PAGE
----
What Is The Maximum Taxable Base? Why Does It Matter?

What is the maximum taxable base for Social Security? Why does it matter? 

Simply put, the wages and self-employment income of most people are covered by Social Security. Each year, people pay Social Security taxes based on that work up to the maximum amount set by law. This amount is the maximum taxable base. It has changed frequently over the years.  

A person’s best 35 years of earnings are used to compute their Social Security full retirement age (FRA) amount. With each new calendar year, a year of potentially higher earnings becomes available for use. Not only might their actual earnings be higher, but, depending on the maximum taxable base for that year, more earnings could be credited for use in the Social Security computation. 

To illustrate how earnings credited to a Social Security record can change with the taxable base; say a person earned $43,000 in each of 1985, 1986 and 1987. The maximum taxable base in 1985 was $39,600, in 1986 it was $42,000, and in 1987 it was $43,800. Although the amount of earnings in this example stays constant, amounts credited to the persons Social Security record change each year.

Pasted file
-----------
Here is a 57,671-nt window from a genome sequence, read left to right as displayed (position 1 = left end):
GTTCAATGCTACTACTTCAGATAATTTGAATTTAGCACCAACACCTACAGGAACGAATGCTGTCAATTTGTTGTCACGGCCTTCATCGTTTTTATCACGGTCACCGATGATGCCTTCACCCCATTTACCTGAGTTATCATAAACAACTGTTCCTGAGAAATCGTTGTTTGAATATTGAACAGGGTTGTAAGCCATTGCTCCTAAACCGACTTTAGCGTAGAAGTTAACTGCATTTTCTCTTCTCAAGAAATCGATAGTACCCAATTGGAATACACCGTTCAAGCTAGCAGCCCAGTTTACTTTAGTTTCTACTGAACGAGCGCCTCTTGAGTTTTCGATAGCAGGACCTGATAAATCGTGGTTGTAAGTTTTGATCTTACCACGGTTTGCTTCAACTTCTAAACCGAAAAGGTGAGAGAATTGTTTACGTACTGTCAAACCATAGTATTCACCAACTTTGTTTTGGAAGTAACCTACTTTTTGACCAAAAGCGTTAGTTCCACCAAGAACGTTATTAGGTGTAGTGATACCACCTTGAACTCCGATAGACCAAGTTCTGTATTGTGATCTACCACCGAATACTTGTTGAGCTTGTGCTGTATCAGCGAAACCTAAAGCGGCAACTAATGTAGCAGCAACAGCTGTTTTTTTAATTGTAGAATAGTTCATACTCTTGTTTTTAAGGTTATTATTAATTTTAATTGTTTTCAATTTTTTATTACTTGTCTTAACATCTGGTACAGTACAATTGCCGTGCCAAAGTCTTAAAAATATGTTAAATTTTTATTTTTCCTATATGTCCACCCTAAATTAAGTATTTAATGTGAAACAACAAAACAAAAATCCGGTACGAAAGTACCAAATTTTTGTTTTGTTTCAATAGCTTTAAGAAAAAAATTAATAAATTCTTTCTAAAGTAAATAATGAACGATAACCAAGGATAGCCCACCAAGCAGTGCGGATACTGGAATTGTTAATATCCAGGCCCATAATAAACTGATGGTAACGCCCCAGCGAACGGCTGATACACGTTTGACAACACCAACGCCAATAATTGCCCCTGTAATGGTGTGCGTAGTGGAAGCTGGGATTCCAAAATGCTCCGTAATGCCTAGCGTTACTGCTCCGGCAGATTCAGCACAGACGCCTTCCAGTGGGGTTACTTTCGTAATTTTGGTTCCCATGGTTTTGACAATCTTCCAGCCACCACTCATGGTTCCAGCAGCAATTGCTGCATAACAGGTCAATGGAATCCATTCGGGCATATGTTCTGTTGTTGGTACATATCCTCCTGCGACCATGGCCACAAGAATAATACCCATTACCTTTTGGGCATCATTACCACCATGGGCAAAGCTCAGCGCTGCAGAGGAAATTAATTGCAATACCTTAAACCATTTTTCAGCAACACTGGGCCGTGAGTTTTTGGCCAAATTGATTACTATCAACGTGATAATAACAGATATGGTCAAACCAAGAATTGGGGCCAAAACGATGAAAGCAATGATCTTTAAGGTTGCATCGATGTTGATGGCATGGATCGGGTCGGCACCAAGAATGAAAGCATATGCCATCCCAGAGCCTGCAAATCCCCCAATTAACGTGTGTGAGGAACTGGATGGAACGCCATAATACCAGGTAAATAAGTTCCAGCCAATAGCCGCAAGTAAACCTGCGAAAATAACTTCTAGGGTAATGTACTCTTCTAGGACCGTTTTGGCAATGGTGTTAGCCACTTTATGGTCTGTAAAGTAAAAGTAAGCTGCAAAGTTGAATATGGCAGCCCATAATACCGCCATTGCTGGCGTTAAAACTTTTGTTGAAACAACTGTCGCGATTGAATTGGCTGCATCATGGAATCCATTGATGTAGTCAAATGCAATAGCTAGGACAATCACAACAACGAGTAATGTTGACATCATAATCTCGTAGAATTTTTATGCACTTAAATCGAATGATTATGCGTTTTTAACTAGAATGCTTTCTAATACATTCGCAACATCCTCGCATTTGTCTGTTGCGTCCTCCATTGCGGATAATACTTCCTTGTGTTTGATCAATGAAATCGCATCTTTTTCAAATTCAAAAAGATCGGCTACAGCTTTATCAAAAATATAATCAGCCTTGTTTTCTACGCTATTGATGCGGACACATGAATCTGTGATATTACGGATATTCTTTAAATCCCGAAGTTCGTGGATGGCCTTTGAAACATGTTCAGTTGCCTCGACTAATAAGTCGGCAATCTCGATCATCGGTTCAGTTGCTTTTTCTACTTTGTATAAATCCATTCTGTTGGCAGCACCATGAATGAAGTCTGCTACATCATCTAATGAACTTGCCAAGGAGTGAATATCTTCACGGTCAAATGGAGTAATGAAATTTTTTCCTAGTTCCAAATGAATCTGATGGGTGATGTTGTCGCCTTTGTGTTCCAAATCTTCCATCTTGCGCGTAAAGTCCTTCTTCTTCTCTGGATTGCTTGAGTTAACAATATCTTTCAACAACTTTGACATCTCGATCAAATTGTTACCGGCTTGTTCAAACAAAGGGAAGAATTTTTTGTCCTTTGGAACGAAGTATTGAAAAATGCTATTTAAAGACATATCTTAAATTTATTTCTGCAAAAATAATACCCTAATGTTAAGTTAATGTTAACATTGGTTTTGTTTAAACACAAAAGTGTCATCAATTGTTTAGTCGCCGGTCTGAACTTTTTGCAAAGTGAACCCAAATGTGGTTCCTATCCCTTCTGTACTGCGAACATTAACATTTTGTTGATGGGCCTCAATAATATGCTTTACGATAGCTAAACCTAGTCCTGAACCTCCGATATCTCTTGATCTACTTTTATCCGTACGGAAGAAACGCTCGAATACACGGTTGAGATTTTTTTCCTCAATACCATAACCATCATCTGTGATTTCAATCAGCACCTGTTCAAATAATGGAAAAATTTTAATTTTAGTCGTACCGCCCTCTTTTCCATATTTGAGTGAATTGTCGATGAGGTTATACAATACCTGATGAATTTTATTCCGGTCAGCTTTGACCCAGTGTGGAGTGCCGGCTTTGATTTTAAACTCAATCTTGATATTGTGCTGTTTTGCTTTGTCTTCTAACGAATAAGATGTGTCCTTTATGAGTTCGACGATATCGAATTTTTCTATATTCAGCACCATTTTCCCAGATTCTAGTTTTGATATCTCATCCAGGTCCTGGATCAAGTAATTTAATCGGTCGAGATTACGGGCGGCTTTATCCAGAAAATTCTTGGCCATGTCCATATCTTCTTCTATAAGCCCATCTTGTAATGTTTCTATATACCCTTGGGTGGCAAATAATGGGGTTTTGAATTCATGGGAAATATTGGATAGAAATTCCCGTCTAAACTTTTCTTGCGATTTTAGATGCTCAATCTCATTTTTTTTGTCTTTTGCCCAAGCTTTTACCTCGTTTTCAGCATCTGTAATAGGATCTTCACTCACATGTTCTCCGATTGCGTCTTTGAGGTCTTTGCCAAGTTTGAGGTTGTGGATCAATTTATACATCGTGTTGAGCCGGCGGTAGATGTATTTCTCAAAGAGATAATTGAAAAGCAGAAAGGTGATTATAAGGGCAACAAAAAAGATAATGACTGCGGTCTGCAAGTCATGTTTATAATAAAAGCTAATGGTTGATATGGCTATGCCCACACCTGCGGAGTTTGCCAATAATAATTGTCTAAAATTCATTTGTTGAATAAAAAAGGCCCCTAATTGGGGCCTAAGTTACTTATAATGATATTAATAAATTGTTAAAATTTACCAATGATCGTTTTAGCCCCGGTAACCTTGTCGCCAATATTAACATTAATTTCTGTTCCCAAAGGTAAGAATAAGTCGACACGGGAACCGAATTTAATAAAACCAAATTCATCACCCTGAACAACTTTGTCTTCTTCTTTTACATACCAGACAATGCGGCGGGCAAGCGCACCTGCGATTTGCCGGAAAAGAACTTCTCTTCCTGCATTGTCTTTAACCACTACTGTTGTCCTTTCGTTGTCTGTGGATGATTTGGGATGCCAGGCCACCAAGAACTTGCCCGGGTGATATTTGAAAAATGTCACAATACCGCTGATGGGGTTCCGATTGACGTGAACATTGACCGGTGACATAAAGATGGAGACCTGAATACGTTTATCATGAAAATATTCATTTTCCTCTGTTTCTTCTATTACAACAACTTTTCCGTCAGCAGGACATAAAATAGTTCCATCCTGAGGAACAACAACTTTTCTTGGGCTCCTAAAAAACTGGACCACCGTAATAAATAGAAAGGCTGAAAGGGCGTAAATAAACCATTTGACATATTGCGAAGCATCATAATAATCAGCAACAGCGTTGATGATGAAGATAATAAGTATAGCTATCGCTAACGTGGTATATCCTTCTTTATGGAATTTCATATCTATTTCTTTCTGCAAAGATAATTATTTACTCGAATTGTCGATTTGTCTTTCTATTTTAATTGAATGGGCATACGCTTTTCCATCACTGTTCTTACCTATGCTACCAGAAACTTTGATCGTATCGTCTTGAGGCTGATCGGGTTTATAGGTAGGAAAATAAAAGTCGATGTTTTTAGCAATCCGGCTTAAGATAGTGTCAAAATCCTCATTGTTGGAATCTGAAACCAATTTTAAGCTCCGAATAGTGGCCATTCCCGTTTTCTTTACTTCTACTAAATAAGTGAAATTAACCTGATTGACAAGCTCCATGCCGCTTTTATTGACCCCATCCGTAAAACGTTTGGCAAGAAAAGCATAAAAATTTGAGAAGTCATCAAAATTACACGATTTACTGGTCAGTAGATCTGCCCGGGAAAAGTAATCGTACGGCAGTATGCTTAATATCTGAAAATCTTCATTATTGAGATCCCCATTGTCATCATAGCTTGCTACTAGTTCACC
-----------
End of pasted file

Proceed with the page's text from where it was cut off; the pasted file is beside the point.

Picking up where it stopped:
For this example, 1985 earnings were above the maximum base of $39,600. Earnings that year were taxable for Social Security only to the maximum base amount so, for 1985, the worker had $39,600 credited to his or her Social Security record even though earnings were $43,000. Once earnings reached the tax base of $39,600, the person stopped paying Social Security payroll tax. 

For 1986, even though earnings in this example did not change from 1985, due to the higher taxable base, this year the higher earnings of $42,000 were credited to the work record. As before, the person stopped paying Social Security payroll tax once reaching the taxable earnings amount but more earnings became available for future computation of benefits. 

In 1987, for this example, the earnings of $43,000 were below the taxable maximum. The worker paid Social Security tax on all his or her earnings.  Due to the higher taxable base, earnings of $43,000 were credited to the work record. 

Due to changes in maximum taxable earnings, in this example three years of equal earnings became three different amounts credited to the workers Social Security work record, and available for use in determining future Social Security benefits. 

For 2012, the Social Security maximum amount of taxable earnings is $110,100. The maximum amount of taxable earnings for 2013 is $113,700.

Medicare payroll tax does not have a maximum taxable base limit. It continues for all applicable wage and self-employment income during the year even after Social Security tax ends.